Most Social Security beneficiaries will not see a reduction in their 2016 monthly benefit amount because of the increase in the Medicare Part B premium. This is because the Social Security Act contains a “hold harmless” provision that protects most beneficiaries. The amount of the benefit payable between 2016 and 2017 will stay the same even though the Medicare Part B premium increases.

To learn more about Medicare Part B costs go to https://www.medicare.gov/your-medicare-costs/part-b-costs/part-b-costs.html at the Medicare webpage.

Want to Reach 100 Years Old? There’s More Than One Way to Do It!

Here’s a statistic that grabbed our attention recently: an estimated one in 26 baby boomers – roughly four percent – is expected to live to be 100 or older. If they do, they’ll be adding to an already swelling group of centenarians: statistics tell us that there are presently more than 53,000 people in the U.S. who are at least 100 years old, and more and more people can reasonably expect to reach that milestone in the future.

This recent article on the website Next Avenue is called “What Inspiring Centenarians Teach Us About Health.” As the article points out, all the advances in medical knowledge and greater wisdom about the importance of a good diet may play a role in helping some people reach their 10th decade of life. But for tens of thousands of centenarians, food, exercise and better medical care are only part of the picture. Things like attitude and involvement matter, too.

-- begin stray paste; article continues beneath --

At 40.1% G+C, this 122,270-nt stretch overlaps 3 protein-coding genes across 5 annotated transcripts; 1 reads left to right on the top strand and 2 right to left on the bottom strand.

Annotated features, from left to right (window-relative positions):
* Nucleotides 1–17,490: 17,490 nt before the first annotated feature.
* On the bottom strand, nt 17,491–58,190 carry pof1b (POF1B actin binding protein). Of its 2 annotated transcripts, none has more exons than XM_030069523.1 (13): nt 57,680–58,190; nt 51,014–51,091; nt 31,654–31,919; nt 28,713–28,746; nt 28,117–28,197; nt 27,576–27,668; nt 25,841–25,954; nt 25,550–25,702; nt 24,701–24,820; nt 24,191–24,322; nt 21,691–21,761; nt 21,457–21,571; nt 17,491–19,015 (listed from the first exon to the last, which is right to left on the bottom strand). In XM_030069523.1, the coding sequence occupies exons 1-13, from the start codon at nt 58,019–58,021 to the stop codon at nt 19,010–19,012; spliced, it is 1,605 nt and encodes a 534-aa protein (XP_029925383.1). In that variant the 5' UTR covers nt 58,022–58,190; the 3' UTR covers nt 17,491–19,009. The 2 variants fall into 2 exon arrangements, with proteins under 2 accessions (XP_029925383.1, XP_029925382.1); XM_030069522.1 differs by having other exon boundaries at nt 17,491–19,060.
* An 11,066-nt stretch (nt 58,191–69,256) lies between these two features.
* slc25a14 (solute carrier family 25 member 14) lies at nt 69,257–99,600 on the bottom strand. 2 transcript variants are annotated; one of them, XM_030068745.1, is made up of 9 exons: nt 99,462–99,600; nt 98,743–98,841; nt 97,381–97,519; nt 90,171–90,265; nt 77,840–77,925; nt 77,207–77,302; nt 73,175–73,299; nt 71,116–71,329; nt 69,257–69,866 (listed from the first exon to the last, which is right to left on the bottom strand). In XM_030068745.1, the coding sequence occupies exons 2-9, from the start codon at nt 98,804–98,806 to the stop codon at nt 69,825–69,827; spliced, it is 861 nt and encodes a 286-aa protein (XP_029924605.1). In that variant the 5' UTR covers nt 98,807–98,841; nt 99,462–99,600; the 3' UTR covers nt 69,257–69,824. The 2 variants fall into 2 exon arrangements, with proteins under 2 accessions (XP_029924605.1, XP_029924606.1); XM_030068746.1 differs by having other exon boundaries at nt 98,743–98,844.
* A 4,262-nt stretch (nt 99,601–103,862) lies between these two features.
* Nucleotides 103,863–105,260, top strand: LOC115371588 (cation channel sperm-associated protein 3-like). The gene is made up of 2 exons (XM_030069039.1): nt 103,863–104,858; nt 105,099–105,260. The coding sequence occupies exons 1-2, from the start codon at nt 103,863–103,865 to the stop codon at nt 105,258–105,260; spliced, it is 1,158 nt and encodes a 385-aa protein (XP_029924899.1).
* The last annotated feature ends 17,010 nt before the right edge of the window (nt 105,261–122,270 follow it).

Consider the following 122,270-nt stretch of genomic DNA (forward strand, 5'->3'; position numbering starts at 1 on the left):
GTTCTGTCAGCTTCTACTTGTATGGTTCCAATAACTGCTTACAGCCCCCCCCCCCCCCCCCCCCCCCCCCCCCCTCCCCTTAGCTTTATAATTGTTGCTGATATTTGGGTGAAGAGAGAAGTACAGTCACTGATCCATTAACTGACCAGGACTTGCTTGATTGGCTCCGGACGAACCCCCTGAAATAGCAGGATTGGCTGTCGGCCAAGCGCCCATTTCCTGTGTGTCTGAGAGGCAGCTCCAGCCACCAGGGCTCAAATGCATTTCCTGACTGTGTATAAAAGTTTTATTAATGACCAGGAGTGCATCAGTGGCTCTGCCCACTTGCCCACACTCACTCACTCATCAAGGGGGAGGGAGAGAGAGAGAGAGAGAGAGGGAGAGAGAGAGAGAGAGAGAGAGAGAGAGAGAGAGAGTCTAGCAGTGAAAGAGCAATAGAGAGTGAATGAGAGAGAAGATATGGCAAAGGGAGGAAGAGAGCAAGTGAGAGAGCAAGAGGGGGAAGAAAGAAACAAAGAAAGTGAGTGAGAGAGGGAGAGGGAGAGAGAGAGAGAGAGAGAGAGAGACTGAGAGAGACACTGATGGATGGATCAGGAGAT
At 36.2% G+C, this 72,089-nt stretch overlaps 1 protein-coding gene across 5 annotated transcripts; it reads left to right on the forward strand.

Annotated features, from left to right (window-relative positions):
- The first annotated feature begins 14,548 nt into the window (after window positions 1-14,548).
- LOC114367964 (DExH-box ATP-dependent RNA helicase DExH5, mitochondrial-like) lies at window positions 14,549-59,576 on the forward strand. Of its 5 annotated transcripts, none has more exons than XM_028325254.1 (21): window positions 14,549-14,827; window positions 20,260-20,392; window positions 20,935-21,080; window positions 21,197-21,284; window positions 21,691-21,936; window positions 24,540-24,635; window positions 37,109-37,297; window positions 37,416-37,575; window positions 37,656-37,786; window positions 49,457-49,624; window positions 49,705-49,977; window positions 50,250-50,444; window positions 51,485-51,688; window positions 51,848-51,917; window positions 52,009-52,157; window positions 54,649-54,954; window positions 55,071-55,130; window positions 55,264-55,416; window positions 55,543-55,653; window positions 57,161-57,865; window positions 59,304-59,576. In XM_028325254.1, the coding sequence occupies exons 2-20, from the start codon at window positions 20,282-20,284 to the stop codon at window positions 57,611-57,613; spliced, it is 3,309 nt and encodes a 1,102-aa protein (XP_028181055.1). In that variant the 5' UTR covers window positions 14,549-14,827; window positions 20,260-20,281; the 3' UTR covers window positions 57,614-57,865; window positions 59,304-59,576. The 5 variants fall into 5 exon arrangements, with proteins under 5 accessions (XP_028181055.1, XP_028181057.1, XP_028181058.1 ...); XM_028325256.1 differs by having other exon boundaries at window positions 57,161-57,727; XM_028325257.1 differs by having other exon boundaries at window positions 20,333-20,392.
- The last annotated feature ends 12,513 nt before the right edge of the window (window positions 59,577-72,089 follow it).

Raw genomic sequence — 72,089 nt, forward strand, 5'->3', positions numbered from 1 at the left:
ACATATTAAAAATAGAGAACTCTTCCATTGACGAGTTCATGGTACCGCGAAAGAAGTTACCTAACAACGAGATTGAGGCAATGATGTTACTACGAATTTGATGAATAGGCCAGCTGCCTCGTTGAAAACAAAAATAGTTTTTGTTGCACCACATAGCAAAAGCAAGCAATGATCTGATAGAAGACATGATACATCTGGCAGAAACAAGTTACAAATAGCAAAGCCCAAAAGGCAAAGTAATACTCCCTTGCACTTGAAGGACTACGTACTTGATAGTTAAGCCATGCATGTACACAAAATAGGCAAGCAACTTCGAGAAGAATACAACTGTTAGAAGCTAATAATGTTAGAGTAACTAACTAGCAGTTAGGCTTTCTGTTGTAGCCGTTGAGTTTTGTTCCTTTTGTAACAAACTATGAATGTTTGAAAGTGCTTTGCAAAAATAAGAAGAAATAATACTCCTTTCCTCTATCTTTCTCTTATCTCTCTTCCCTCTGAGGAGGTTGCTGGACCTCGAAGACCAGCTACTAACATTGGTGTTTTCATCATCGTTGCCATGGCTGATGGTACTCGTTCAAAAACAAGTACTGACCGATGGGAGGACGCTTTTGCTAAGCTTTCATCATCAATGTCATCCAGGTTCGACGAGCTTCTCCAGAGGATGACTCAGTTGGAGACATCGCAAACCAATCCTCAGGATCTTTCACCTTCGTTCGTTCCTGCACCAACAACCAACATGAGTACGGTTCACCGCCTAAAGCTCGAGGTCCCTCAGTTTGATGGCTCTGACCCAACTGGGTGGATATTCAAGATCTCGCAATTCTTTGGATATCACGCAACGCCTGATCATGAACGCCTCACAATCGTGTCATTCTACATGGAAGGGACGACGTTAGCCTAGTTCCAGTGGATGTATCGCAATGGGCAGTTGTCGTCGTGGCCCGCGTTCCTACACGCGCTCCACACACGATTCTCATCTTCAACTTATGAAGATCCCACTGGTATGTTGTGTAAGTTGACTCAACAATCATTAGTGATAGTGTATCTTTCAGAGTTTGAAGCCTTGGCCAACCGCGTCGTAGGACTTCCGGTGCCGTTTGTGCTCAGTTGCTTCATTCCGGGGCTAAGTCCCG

According to Next Avenue author Dr. Sameer Ather, you may think that the only way to reach 100 is to hit the jackpot in the gene pool and avoid major illness – but that’s not so.  “There are three basic types of centenarians: survivors, delayers and escapers.”  The Escapers, writes Ather, “are those who simply never developed the symptoms of the most common age-related diseases, such as dementia, heart problems or cancer.” These are indeed the ones who seem to have dodged the medical bullet, but in fact the Escapers are by far the smallest group of centenarians. Most centenarians fall into the first two categories, Survivors and Delayers. “Survivors are those who developed these (serious) diseases before the age of 80 but continued to live on in spite of them. And Delayers developed the symptoms after the age of 80.” What interests researchers is that many people are able to live on for years even with these major illnesses. “That just goes to show that many of these diseases can be overcome and that there’s something more at play here,” Dr. Ather writes.